This arbitrator's determination of unconscionability is debatable, but the parties bargained for the arbitrator's judgment. The court's conclusory assertion that the LCA was not unconscionable when Johnson and the company entered into it, ante, at 5–6, is not sufficient to justify disregarding the arbitrator's decision on that point—especially when the court later relies on the arbitrator's unconscionability rationale that Johnson violated no work rule to conclude that the LCA is unenforceable based on a “mutual mistake.” Ante, at 8.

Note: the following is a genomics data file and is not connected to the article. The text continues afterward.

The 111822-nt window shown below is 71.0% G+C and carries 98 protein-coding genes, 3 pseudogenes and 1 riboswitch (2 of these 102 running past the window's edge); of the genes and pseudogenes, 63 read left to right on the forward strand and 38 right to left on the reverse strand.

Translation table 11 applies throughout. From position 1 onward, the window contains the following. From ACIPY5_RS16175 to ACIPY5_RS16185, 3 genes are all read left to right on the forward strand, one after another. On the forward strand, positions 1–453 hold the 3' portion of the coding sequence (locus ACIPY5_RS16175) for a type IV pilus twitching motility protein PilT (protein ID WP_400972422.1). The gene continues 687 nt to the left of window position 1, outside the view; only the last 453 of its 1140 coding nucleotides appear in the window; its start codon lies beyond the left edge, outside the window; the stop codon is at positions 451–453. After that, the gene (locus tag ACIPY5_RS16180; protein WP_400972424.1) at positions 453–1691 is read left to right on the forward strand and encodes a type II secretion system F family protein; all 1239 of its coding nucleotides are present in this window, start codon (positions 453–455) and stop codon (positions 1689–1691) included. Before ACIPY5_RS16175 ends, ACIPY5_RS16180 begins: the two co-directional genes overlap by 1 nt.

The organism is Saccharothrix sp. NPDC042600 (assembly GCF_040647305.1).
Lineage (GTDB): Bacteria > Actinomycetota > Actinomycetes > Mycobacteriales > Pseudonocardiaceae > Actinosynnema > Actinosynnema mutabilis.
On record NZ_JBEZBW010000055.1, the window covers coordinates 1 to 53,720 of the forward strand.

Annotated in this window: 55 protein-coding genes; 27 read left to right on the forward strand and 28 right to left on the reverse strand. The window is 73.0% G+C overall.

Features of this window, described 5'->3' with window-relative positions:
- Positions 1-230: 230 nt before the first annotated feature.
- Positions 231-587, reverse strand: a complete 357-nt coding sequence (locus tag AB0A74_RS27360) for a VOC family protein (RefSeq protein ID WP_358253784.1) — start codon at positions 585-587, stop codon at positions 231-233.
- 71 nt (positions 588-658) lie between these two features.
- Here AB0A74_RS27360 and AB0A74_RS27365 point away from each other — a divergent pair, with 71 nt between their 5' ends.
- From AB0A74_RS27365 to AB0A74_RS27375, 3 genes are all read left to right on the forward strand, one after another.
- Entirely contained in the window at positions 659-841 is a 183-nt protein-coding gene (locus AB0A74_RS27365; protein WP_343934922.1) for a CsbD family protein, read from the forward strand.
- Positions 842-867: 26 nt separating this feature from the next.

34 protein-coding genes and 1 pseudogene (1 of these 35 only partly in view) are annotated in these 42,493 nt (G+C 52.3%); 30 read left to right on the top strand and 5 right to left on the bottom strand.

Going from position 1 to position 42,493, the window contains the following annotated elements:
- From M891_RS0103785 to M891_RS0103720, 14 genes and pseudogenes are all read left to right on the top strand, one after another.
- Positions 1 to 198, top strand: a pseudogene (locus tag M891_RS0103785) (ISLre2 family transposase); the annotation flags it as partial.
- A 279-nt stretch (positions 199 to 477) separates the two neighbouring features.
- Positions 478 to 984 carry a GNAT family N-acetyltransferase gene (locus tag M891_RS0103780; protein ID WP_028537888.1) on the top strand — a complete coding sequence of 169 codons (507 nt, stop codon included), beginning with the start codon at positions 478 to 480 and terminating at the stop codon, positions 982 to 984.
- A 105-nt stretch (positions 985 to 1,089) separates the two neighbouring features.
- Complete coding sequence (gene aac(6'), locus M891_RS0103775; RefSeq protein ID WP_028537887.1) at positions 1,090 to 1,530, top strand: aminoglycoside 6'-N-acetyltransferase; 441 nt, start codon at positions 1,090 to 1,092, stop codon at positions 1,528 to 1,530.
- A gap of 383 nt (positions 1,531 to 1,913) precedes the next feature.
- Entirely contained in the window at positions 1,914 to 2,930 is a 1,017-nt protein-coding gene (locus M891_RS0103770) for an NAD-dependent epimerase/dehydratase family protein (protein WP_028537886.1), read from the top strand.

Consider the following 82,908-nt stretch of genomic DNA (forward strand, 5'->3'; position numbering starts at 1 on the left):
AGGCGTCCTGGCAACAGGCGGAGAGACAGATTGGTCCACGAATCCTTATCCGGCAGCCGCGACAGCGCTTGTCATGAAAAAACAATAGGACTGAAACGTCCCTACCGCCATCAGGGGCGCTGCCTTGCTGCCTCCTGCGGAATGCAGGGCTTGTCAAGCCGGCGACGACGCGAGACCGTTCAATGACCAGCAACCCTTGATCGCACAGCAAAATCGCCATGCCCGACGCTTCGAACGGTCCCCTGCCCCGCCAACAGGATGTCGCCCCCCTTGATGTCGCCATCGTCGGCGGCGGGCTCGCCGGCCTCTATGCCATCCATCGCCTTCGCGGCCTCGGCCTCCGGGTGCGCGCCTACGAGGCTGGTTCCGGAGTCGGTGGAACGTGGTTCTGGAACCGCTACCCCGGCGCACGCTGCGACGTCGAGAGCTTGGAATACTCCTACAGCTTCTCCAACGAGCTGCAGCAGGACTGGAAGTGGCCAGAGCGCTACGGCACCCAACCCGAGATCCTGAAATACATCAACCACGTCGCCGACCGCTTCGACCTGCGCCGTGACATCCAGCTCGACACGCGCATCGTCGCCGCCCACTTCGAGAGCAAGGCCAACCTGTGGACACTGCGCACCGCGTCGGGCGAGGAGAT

For these reasons, the arbitrator permissibly looked beyond the mandatory termination clause of the LCA to consider whether there was “just cause” for Johnson's discharge. Like the court, ante, at 7–9, I conclude that the arbitrator's determination that there was no “just cause” for termination must be upheld. The arbitrator's award should thus be confirmed. Associated Electric raised no separate challenge in the district court or in this court to the arbitrator's award of back pay for the dates between Johnson's suspension and discharge, so that issue is waived. In any event, the first issue submitted to the arbitrator raised the validity of the Last Chance Agreement and the second issue asked broadly “what should be the remedy” if the employer was not justified in discharging Johnson for violating the LCA. The suspension was premised on the same alleged misconduct that the company cited to justify the LCA. The arbitrator, having found that the LCA was unconscionable and thus invalid, at least arguably acted within the scope of the submission by including a remedy for a suspension that was tied to the LCA. See generally Lackawanna Leather Co. v. United Food & Commercial Workers Int'l Union, 706 F .2d 228, 232 (8th Cir.1983); cf. John Morrell & Co. v. Local Union 304A of United Food and Commercial Workers, 913 F.2d 544, 561 (8th Cir.1990) (vacating award where arbitrator was not “even arguably” acting within the scope of the issue submitted).